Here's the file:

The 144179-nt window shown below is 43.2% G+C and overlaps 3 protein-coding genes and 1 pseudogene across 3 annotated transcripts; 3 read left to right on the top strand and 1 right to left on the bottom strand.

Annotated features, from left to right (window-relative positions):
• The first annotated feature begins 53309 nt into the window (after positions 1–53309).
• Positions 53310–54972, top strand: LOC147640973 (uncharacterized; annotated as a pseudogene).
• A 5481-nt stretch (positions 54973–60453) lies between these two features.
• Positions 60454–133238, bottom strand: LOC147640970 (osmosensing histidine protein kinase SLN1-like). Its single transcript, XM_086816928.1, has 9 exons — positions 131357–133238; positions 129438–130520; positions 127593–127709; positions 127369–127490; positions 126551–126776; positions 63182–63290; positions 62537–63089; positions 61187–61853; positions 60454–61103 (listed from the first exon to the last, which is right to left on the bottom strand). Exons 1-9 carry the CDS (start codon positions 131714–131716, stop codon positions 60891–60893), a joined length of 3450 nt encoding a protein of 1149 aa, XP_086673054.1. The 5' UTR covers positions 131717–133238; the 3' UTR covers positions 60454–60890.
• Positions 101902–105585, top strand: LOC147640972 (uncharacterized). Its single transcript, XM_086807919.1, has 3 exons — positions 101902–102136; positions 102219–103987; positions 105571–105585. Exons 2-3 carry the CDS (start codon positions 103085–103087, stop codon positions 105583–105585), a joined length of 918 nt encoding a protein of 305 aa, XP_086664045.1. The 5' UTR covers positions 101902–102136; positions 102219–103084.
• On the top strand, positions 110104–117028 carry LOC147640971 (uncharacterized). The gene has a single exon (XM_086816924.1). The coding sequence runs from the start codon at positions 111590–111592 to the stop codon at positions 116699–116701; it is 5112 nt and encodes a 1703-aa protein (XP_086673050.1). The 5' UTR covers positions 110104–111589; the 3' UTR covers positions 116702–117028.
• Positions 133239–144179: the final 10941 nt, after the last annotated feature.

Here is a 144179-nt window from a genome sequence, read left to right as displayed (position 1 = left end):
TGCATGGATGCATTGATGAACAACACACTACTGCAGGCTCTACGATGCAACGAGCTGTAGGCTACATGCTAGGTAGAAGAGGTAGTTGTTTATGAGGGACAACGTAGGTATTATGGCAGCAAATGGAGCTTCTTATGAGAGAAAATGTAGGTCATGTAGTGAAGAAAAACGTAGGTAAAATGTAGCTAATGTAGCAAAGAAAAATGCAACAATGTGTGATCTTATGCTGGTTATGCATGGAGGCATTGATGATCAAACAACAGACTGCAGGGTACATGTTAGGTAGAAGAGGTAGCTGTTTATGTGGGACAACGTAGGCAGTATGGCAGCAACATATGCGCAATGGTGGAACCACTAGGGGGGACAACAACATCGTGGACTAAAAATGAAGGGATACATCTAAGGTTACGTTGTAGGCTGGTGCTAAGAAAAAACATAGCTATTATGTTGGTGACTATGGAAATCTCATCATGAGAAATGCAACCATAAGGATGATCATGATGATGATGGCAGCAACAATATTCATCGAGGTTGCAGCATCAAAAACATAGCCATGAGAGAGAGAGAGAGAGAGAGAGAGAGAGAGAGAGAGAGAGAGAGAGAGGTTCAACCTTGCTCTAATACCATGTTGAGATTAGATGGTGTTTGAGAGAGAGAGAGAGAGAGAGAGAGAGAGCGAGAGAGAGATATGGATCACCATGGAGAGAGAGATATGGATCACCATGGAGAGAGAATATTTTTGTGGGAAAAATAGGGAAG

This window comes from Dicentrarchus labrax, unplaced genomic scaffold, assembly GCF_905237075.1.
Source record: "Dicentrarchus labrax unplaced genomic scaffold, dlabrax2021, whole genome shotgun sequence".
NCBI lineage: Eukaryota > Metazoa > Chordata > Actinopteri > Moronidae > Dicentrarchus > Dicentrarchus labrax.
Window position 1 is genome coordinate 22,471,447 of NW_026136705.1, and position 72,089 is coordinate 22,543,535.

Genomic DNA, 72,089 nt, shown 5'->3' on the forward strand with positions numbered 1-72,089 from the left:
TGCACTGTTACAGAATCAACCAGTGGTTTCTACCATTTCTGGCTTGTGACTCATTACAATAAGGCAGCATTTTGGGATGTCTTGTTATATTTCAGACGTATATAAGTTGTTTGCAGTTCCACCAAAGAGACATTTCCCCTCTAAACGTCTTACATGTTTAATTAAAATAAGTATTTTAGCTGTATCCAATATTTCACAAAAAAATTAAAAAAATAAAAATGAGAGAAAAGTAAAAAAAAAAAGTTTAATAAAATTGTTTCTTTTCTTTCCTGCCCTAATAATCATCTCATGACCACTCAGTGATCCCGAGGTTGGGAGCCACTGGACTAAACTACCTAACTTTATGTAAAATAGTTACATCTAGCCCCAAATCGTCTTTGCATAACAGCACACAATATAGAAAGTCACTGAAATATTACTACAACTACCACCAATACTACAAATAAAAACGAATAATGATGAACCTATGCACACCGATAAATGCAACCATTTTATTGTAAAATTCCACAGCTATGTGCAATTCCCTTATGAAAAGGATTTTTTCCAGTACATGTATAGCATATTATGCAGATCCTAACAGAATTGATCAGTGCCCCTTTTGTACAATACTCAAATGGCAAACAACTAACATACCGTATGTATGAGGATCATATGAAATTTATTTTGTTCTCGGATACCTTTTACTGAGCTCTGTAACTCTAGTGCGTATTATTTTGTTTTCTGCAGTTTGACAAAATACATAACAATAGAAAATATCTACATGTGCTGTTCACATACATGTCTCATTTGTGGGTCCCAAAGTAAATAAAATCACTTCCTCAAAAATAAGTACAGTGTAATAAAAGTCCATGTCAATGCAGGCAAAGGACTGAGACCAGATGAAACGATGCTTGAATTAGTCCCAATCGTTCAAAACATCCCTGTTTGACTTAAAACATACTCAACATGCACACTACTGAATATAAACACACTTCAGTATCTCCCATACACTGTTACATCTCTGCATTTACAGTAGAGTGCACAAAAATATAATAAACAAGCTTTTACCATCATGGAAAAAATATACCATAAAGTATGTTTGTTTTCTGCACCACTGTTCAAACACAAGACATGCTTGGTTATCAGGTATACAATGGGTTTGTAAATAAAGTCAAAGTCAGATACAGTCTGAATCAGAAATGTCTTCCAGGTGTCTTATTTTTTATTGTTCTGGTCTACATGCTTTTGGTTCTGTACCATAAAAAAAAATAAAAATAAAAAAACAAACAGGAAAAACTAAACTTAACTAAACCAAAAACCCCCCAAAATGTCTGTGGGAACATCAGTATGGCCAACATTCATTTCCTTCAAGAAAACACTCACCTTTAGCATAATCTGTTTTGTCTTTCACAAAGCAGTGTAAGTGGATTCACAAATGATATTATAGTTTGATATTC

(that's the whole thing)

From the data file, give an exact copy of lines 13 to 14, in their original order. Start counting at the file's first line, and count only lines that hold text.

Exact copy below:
Source record: "Dicentrarchus labrax unplaced genomic scaffold, dlabrax2021, whole genome shotgun sequence".
NCBI lineage: Eukaryota > Metazoa > Chordata > Actinopteri > Moronidae > Dicentrarchus > Dicentrarchus labrax.